[phenixbb] Fo-Fo map

Xiang Li li338 at purdue.edu
Sun Jul 21 19:25:47 PDT 2013

Hi Nat,

Thanks for your help! I just have one more question: when you say "having an anomalous scatterer", do you mean add anomalous signal on the native crystal (Such as Br-derivative)? Like for my case, I have ~90 bp DNA duplex in one unit cell, how many Br do you think I should use to ensure the anomalous signal is strong enough? Any reasonable guess from you will be quite helpful!

Again, thanks a lot.


----- Original Message -----
From: "Nathaniel Echols" <nechols at lbl.gov>
To: "PHENIX user mailing list" <phenixbb at phenix-online.org>
Sent: Saturday, July 20, 2013 11:17:31 AM
Subject: Re: [phenixbb] Fo-Fo map

On Fri, Jul 19, 2013 at 7:31 PM, Xiang Li <li338 at purdue.edu> wrote:
> I am working on two datasets of the similar crystal design. In one of the datasets, there is an extra guest protein (might be considered as a ligand) docked in one unit cell. The two crystals have very similar unit cell size and same symmetry. I want to calculate the Fo-Fo map to see whether I could figure out where the protein is. But I got error says the symmetry of the two datasets are not the same. I have never used the "isomorphous difference map" in GUI before. Can anyone help me to figure out where I did wrong please? I have attached the mtz file that I want to compare.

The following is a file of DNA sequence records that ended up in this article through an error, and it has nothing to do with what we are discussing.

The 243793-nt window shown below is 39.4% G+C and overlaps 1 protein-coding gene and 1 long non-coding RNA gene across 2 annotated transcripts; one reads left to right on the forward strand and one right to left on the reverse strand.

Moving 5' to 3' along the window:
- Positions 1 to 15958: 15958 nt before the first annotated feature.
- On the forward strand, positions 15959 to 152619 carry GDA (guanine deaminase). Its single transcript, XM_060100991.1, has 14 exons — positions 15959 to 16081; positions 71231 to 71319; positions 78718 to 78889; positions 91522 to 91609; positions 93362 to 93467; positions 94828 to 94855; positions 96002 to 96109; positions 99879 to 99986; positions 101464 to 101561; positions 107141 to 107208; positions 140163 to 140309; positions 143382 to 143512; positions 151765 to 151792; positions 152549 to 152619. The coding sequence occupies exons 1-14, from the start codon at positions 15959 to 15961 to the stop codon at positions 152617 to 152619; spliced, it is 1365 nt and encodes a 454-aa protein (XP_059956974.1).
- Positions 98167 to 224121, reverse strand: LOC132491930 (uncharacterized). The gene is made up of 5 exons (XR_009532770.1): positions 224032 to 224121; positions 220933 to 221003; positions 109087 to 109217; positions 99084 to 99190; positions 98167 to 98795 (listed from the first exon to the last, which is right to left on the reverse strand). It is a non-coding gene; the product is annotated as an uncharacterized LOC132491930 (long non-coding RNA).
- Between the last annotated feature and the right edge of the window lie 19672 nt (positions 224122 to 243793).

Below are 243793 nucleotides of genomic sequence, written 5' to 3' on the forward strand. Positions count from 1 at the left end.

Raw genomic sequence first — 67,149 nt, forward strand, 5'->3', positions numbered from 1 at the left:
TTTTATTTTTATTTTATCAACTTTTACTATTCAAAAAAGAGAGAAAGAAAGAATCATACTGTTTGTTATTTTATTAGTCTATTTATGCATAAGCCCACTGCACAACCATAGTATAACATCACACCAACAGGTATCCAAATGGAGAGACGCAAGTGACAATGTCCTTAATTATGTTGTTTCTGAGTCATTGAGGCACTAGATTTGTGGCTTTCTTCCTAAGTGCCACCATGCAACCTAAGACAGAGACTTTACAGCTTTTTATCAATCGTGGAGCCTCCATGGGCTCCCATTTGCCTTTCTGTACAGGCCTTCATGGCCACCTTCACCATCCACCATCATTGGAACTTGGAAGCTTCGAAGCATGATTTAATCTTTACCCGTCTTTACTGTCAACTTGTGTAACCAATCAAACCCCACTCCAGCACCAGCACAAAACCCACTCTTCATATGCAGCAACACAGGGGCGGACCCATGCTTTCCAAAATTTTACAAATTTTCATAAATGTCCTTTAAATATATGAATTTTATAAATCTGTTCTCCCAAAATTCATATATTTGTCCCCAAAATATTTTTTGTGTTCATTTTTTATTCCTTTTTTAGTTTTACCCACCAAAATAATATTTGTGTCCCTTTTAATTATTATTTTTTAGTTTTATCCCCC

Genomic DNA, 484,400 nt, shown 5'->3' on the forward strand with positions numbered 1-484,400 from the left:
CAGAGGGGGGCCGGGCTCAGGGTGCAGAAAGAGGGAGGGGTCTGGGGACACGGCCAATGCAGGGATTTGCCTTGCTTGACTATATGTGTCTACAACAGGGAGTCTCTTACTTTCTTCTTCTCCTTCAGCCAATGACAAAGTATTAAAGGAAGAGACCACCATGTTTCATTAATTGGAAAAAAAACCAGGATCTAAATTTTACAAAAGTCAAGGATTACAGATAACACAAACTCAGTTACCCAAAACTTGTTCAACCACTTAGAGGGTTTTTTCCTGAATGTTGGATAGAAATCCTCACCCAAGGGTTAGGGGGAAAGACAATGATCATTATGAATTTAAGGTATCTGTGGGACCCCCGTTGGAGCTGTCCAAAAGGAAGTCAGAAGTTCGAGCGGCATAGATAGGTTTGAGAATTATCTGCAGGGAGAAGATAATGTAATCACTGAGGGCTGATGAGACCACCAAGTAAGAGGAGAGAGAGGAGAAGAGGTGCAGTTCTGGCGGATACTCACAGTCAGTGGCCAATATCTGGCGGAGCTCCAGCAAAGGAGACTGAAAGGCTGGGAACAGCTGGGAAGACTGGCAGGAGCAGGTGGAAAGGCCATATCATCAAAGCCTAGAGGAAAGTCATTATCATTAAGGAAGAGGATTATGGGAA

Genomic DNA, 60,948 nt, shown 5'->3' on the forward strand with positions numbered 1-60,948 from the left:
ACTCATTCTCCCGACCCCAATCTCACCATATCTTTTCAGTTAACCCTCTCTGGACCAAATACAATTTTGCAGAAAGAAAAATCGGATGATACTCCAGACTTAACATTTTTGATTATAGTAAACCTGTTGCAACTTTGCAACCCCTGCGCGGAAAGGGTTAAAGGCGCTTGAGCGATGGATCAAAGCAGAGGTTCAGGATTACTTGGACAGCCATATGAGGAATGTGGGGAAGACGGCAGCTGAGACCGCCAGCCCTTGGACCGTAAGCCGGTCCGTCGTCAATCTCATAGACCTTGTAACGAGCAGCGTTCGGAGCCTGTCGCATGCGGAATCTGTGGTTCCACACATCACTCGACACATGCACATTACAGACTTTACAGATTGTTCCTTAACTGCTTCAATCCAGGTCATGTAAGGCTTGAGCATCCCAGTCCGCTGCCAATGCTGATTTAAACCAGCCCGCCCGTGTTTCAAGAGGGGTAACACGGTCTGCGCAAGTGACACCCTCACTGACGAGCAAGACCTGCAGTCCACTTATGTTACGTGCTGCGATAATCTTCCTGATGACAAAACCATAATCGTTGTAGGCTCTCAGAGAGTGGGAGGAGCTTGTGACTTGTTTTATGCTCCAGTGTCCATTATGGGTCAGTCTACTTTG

Your datasets differ by 3Å along the C edge, which is usually enough
to be considered "non-isomorphous".  At this low resolution, perhaps
it won't matter, but you should be very cautious about interpreting
the results, and pay special attention to the R-factors between the
datasets.  You can disable the symmetry check by clicking the box
labeled "Ignore non-isomorphous unit cells"; it will simply use the
symmetry from the first dataset.  (Which is what the phasing model
should also correspond to.)

> Btw, if the protein is not very rigidly linked with the crystal framework (~2 free residues linkage), am I supposed to see the density of the protein? Or are there any better ways for me to identify the protein?

It depends on how large and how well ordered it is, but the only way
to know for sure is to try.  If you don't see the density you're
expecting/hoping for, there could be multiple explanations.  As
always, having an anomalous scatterer helps a lot (but at this
resolution, sulfur certainly doesn't count).

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